As you can see, proteins are very complex molecules. Protein in the foods you eat is ingested in quaternary form. The exception to this is certain protein supplements, such as branched chain amino acid (BCAA) supplements that are ingested in amino acid form. Therefore, before your body can use most dietary protein, steps of protein synthesis must be reversed, or the proteins must be denatured. The quaternary structures must be uncoiled and unfolded so the peptide bonds are exposed. Once the peptide bonds are exposed, enzymes can break apart the primary structure and the individual amino acids are absorbed in the small intestine.
Figure 7.6 Protein Digestion Overview
From the Mouth to the Stomach
In most situations, the first step in protein digestion involves chewing. The teeth begin the mechanical breakdown of the large pieces of food into smaller pieces that can be swallowed. The salivary glands provide some saliva to aid swallowing and the passage of the partially mashed protein containing foods through the esophagus. The mashed protein rich foods enter the stomach through the esophageal sphincter. The stomach releases gastric juices containing hydrochloric acid and pepsinogen, the precursor to the enzyme, pepsin. When exposed to hydrochloric acid, pepsinogen activates and turns into pepsin, the major enzyme that digests proteins in the stomach. The acidity of the stomach denatures or facilitates the unfolding of the proteins that still retain part of their three-dimensional structure after cooking and helps break down the protein aggregates formed during cooking. Pepsin dismantles the protein chains into smaller and smaller fragments. The powerful mechanical stomach contractions churn the partially digested protein into a more uniform mixture called chyme. Protein digestion in the stomach takes a longer time than carbohydrate digestion, but a shorter time than fat digestion. Eating a high-protein meal increases the amount of time required to sufficiently break down the meal in the stomach. Food remains in the stomach longer, making you feel full longer.
From the Stomach to the Small Intestine
The stomach empties the chyme containing the partially digested protein into the small intestine. The pancreas secretes digestive juice that contains more enzymes that further break down the protein fragments. The cells that line the small intestine release additional enzymes that finally break apart the smaller protein fragments into the individual amino acids. The muscle contractions of the small intestine mix and propel the digested proteins to the absorption sites. In the lower parts of the small intestine, the amino acids are transported from the intestinal lumen through the intestinal cells to the blood. This movement of individual amino acids requires special transport proteins and the cellular energy molecule, adenosine triphosphate (ATP). Once the amino acids are in the blood, they are transported to the liver. As with other macronutrients, the liver is the checkpoint for amino acid distribution and any further breakdown of amino acids, which is very minimal. Recall that amino acids contain nitrogen, so further breakdown of amino acids releases nitrogen-containing ammonia. Because ammonia is toxic, the liver transforms it into urea, which is then transported to the kidney and excreted in the urine. Urea is a molecule that contains two nitrogens and is highly soluble in water. This makes it a good choice for transporting excess nitrogen out of the body.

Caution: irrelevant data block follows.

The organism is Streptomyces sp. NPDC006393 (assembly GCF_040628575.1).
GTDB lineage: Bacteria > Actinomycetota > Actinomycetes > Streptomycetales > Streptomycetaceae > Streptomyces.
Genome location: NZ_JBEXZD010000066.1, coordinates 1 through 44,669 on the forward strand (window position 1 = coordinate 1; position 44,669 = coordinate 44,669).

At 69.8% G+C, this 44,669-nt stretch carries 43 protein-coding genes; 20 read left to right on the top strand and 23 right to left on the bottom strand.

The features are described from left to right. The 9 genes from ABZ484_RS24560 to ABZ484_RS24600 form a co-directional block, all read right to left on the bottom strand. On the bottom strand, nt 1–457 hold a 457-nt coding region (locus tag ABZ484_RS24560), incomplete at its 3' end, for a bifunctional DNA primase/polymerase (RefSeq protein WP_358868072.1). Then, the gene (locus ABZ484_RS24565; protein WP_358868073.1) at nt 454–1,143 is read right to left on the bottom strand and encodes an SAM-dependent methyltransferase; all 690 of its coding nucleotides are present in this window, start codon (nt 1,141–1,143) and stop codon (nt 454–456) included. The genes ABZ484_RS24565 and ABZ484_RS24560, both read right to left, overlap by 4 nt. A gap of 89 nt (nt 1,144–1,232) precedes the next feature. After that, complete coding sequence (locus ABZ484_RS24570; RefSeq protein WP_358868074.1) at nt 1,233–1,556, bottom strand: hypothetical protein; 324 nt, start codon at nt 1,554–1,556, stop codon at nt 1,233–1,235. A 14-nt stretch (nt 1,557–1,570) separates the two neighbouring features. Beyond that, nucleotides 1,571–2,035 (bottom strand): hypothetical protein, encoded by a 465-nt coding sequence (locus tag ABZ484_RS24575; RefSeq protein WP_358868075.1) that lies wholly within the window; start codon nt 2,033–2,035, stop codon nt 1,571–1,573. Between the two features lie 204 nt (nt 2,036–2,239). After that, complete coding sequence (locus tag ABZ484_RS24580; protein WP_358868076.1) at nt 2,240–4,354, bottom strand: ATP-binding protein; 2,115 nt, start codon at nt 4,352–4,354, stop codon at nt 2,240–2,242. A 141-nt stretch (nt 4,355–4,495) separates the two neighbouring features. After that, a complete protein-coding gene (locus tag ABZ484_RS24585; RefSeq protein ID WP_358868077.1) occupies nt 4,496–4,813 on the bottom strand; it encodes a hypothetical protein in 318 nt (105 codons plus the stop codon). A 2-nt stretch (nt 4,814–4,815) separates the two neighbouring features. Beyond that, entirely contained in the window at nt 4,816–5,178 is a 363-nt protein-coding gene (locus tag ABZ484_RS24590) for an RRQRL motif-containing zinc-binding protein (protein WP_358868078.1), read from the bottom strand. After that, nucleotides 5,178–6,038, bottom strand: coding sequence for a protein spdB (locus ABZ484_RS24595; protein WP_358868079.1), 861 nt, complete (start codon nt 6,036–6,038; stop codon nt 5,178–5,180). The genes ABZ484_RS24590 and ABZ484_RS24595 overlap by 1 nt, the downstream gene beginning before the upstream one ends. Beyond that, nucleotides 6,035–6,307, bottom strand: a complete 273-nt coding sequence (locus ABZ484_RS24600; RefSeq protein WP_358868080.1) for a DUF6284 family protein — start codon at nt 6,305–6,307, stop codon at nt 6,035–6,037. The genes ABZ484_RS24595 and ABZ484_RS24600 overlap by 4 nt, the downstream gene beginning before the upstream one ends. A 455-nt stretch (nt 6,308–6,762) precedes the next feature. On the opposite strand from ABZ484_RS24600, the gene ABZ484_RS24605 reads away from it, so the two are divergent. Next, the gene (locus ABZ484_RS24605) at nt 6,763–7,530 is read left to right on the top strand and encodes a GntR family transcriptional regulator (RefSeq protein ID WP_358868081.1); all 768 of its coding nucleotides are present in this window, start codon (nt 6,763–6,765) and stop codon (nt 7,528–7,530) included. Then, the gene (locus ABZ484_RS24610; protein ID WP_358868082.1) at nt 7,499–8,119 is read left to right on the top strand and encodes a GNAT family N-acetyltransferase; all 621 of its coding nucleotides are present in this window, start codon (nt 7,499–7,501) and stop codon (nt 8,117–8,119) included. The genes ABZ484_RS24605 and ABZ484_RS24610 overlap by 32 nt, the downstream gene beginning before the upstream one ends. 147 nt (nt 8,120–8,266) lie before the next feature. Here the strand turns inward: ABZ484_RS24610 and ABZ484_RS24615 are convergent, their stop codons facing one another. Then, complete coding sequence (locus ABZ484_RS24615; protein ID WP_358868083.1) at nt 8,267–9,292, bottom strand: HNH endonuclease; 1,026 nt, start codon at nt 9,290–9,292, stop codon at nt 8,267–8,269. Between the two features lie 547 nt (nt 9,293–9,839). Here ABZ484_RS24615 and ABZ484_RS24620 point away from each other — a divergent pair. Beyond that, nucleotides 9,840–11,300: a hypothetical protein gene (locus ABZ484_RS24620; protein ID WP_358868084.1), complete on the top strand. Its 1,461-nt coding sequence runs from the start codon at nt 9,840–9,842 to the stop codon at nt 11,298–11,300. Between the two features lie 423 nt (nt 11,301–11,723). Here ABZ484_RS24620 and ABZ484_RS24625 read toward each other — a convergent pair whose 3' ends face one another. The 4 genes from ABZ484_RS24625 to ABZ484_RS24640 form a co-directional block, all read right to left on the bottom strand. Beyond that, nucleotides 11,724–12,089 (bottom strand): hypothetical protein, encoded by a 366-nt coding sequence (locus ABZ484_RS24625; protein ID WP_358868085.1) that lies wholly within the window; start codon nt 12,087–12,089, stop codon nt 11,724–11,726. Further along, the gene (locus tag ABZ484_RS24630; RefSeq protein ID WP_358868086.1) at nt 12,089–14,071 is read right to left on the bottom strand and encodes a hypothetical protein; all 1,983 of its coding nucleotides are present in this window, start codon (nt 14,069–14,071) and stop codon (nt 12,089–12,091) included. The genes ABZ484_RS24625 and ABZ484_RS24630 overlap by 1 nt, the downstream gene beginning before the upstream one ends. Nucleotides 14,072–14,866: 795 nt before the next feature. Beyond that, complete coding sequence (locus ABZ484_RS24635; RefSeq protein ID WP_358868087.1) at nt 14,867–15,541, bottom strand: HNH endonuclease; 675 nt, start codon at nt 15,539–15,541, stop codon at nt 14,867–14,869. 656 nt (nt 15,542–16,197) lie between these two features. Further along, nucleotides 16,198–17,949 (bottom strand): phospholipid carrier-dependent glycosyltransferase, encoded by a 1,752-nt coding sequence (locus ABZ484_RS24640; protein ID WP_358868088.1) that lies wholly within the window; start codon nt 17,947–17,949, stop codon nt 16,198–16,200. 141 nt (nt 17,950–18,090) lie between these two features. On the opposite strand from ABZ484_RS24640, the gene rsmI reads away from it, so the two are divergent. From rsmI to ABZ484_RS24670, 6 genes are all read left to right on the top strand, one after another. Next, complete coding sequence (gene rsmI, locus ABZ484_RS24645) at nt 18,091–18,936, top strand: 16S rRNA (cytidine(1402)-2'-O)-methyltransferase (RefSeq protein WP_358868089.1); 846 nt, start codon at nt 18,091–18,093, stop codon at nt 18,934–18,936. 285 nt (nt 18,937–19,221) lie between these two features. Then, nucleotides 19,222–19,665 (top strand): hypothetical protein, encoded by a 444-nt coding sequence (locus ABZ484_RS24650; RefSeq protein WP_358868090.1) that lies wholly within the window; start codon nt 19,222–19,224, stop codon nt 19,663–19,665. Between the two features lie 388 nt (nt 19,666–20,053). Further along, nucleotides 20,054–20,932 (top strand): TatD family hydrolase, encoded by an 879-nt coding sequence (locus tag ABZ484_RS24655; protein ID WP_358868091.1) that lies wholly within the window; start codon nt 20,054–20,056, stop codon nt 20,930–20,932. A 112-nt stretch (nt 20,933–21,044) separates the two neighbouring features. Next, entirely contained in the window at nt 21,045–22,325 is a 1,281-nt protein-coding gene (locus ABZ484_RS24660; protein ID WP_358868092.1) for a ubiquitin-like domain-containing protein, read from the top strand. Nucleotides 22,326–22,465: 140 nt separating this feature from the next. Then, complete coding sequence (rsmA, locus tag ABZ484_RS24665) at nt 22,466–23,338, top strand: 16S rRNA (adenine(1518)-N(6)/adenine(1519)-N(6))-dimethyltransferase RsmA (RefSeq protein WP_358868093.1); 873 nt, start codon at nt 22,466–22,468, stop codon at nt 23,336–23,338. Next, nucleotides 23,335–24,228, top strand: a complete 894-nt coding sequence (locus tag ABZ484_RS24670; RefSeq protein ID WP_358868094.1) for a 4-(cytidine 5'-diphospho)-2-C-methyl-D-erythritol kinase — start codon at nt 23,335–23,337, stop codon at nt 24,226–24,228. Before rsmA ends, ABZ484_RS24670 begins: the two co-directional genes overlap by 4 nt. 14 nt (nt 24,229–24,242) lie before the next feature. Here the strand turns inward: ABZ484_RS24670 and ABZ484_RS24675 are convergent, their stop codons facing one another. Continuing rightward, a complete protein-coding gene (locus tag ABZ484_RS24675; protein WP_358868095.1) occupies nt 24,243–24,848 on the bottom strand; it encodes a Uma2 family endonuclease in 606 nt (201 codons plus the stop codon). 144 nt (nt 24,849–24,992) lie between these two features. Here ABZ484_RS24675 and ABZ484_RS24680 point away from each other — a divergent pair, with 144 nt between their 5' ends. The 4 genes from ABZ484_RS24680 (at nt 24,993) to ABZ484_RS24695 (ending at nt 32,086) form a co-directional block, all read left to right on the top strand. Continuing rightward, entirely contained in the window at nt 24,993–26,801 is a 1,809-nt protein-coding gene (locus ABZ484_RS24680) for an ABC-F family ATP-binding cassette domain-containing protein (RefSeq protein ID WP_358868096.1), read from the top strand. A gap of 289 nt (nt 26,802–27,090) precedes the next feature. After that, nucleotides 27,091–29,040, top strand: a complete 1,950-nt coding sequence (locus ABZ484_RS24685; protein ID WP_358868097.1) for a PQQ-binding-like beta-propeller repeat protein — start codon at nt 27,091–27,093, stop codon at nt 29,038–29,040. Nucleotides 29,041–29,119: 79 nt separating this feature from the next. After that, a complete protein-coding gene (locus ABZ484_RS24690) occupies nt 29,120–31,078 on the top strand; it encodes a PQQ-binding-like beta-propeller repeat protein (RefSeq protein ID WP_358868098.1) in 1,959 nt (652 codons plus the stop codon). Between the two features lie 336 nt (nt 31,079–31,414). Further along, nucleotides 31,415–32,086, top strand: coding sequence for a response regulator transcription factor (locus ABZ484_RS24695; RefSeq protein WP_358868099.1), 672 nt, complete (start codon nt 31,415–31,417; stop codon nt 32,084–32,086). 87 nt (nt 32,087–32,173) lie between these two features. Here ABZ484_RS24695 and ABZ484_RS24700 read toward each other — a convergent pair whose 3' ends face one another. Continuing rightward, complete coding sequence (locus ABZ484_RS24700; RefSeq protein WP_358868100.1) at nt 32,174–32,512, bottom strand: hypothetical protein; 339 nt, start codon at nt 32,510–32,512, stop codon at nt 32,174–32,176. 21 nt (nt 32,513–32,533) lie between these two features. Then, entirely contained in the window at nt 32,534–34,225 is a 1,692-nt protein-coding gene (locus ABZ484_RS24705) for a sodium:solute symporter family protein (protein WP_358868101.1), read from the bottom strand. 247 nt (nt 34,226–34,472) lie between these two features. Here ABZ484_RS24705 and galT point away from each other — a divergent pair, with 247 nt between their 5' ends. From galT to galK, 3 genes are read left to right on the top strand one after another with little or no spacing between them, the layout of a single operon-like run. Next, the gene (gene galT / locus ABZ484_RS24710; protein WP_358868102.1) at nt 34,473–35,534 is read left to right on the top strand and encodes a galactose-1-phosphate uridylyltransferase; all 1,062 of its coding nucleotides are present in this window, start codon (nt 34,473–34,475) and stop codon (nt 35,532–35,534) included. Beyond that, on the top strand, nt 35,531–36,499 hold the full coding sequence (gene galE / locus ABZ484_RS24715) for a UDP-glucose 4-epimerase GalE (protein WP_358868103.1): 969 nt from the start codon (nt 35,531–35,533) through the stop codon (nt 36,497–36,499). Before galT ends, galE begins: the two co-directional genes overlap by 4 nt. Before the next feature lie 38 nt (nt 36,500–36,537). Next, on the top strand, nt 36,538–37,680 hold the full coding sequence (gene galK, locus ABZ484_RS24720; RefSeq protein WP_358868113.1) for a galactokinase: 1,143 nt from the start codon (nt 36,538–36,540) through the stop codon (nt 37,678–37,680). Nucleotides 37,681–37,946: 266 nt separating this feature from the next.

Just as some plastics can be recycled to make new products, amino acids are recycled to make new proteins. All cells in the body continually break down proteins and build new ones, a process referred to as protein turnover. Every day over 250 grams of protein in your body are dismantled and 250 grams of new protein are built. To form these new proteins, amino acids from food and those from protein destruction are placed into a “pool.” This amino acid pool is not a literal pool. Instead it is the term used to refer to the amino acids circulating in the blood, lymph, and interstitial fluid between cells. When an amino acid is required to build another protein it can be acquired from the amino acids circulating in the amino acid “pool.” Amino acids are used not only to build proteins, but also to build other biological molecules containing nitrogen, such as DNA, RNA, and to some extent to produce energy. It is critical to maintain amino acid levels within this cellular pool by consuming high-quality proteins in the diet, or the amino acids needed for building new proteins will be obtained by increasing protein destruction from other tissues within the body, especially muscle. This amino acid pool is less than one percent of total body-protein content. Thus, the body does not store protein to a significant extent as it does with carbohydrates (as glycogen in the muscles and liver) and lipids (as triglycerides in adipose tissue), therefore protein must be consumed on a regular basis to prevent the breakdown of lean muscle mass.
Figure 7.7 Protein Turnover
Amino acids in the cellular pool come from dietary protein and from the destruction of cellular proteins. The amino acids in this pool need to be replenished because amino acids are outsourced to make new proteins, energy, and other biological molecules.